Measurement and modelling of weakly nonlinear, slowly time-varying dynamical systems

  • Pintelon, Rik, (Administrative Promotor)

Project Details


Classical system identification and control design techniques assume that the system is linear and time invariant (LTI). Although these methods have been applied for many years with great success to a lot of practical problems (see [1, 2]), most real life systems are only approximately linear and time invariant. Think for example of structures subject to increasing damage, pit corrosion of metals, biological systems, or processes with a varying set point (e.g. flight flutter analysis) or varying system parameters (e.g. telescopic robot arm or semi-active spring-damper system). The following fundamental questions immediately arise: "What is the influence of nonlinear distortions and time-variations on the classical LTI system identification and the controller design methods?", "What is the lower bound on the accuracy of the classical LTI framework applied to nonlinear time-varying systems?", "Is it possible to make a first order correction of the time-variation giving a quasi instantaneous frequency response function (FRF)?", and "Is there a need for new (nonlinear and time-varying) system identification and controller design methods?". To answer these important questions we should be able to quantify in some way the deviation of the true system w.r.t. the ideal LTI behavior. This information should be available before estimating the parametric plant model or designing the controller. Note that classical recursive identification methods [3] offer no solution here. Moreover these methods do not allow to detect the level nor the presence of the nonlinear distortions. To start with, weakly nonlinear (the linear behaviour is dominant), slowly time-varying systems (the time-variation is an order of magnitude slower than the dominating time constant of the system) are studied.

Using well chosen periodic excitation signals, the procedure developed in [4] allows to quantify simultaneously the level of the disturbing noise (measurement and process noise) and the level of the nonlinear distortions on FRF measurements for time-invariant nonlinear systems. In this project we will first of all generalise the approach to nonlinear, slowly time-varying systems. The goal is to quantify beside the noise and nonlinear distortions also the time-variation on the FRF measurements. Once this information available, we can in a second step either make a first order correction of the time variation giving a quasi instantaneous LTI description, or identify a parametric model of the time variation. In the latter case the choice of the parametric model is strongly simplified by the non-parametric representation of the time-variation on the FRF. Exactly the same options exist for the nonlinear distortions: either we try to minimise their influence on the measurements, or we model them and use the non-parametric representation to choose the parametric model. Finally these models are used for physical interpretation (e.g. flight flutter analysis, modelling of the middle ear), diagnosis (e.g. damage detection), simulation, and control. To verify the general applicability of the proposed measurement procedure we will test it on a wide range of practical problems.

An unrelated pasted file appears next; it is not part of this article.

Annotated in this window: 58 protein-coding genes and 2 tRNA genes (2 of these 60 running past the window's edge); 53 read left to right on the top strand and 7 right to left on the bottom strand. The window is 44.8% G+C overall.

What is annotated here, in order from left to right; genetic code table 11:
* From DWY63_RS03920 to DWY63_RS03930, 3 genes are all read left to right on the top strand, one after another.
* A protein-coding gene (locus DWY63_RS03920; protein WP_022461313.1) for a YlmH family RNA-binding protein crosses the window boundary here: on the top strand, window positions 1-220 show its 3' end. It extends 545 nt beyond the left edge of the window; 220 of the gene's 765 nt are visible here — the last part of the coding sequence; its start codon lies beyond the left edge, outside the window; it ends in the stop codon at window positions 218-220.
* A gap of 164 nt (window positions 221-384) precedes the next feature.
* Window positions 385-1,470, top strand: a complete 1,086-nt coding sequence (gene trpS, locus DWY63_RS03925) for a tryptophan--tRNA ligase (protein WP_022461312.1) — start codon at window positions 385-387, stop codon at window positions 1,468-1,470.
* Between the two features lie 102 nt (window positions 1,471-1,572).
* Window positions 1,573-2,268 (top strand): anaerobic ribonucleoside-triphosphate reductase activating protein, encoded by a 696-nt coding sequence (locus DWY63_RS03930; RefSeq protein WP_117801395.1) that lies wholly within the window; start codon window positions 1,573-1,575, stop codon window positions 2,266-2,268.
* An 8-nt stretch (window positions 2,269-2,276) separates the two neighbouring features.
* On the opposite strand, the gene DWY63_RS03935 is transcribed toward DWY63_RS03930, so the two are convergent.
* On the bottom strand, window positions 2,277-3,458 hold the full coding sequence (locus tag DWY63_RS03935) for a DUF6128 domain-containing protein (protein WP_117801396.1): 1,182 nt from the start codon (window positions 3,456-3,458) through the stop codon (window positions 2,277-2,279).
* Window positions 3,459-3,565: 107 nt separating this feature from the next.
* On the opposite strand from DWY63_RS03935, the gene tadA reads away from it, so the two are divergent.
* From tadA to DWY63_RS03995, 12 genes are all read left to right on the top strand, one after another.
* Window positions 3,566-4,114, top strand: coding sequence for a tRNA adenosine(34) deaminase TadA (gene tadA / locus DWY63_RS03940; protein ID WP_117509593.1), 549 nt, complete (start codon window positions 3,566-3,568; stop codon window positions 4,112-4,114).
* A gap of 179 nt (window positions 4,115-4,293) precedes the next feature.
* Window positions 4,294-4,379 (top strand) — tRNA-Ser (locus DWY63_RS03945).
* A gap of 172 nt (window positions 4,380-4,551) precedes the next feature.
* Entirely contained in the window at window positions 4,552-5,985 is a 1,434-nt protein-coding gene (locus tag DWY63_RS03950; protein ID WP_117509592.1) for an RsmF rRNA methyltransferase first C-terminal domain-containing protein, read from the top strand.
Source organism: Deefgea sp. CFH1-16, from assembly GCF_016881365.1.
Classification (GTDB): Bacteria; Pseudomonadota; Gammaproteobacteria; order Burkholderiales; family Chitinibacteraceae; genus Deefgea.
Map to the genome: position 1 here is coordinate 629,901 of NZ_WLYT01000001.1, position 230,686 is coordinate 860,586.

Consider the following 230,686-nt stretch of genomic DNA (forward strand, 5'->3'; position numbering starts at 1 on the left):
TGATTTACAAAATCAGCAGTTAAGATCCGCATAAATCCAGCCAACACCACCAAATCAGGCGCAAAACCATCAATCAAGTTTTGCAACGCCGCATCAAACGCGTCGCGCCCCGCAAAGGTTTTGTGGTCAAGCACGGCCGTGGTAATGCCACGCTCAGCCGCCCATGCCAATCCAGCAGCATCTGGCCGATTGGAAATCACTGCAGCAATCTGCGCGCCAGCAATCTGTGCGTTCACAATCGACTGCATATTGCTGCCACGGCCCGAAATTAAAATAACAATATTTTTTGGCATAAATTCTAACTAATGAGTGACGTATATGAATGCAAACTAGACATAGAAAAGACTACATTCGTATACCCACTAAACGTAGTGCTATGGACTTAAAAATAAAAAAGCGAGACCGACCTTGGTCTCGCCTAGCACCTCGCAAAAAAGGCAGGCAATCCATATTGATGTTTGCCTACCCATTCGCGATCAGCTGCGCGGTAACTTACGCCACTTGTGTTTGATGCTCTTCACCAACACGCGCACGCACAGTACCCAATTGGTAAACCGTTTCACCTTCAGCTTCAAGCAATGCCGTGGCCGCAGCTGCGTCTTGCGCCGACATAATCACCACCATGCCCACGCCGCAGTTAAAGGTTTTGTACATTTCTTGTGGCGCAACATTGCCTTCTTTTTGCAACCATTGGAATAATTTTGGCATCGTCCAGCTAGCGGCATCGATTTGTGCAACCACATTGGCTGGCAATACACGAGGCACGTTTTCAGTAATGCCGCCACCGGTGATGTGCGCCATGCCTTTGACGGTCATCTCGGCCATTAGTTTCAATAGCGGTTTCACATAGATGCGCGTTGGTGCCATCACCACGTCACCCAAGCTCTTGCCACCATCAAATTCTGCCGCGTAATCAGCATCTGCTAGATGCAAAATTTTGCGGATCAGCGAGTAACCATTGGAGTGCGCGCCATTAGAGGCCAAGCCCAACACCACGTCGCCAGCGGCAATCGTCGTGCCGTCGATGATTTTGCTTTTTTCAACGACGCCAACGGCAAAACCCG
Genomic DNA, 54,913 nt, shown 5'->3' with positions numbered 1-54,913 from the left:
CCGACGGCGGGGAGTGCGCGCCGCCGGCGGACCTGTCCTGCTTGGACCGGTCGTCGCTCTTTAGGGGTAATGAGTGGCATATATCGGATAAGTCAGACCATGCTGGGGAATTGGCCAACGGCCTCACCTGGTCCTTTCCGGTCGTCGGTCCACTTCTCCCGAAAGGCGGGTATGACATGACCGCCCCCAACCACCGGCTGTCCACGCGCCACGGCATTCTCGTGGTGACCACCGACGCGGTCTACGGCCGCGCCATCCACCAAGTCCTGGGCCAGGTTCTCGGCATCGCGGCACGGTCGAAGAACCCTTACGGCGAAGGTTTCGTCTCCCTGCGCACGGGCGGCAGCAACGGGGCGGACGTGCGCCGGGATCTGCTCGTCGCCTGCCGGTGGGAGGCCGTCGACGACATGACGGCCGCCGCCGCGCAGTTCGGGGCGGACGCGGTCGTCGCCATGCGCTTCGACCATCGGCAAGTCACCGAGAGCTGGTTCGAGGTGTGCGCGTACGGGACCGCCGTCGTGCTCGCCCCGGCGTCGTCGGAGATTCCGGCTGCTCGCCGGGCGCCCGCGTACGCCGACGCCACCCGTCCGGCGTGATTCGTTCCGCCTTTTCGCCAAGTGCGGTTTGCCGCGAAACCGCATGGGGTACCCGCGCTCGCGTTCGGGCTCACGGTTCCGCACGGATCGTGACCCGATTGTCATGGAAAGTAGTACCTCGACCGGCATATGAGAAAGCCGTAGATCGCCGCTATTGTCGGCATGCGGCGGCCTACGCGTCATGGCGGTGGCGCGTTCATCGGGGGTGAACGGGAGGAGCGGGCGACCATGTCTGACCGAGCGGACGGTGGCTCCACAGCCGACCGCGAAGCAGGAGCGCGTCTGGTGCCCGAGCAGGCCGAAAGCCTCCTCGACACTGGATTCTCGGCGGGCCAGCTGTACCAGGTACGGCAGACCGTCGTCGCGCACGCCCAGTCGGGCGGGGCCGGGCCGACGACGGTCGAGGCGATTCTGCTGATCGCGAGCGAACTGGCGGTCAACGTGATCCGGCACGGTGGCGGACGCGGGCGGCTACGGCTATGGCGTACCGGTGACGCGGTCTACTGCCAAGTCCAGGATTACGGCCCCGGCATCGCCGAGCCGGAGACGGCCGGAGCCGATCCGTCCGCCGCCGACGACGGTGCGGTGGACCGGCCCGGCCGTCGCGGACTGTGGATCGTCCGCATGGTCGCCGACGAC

The different steps to be elaborated in this project are (the contributing partners are mentioned between parentheses)
1. Development of a general measurement procedure for weakly nonlinear, slowly time-varying dynamical systems, giving an FRF + levels disturbing noise, nonlinear distortions, and time-variation. The procedure will be validated on simulations and real life experiments on a semi-active spring-damper system whose parameters can be varied in a controlled way. The experimental set up is located at the mechanical department of the KUL (partners: VUB-ELEC, VUB-WERK, KUL-PMA, UA-BIMEF).
2. Application to the following problems
2.a. Flight flutter analysis with a continuous flight envelope (VUB-ELEC, VUB-WERK, KUL-PMA),
2.b. Damage detection in mechanical structures (VUB-WERK, VUB-ELEC),
2.c. Modelling of the middle ear (UA-BIMEF, VUB-ELEC, VUB-WERK),
2.d. Modelling and control of mechanical systems with time-varying parameters (VUB-ELEC, KUL-PMA),
where each time all the fundamental questions raised in the introduction are tackled.
It is clear that there will be a strong interaction between on the one hand the applications and on the other hand the developement of the general measurement procedure. Note also that each application means a break through in its field.
Effective start/end date1/10/0730/09/11

Flemish discipline codes

  • Mechanical and manufacturing engineering
  • Electrical and electronic engineering


  • weakly nonlinaer
  • modelling
  • measurement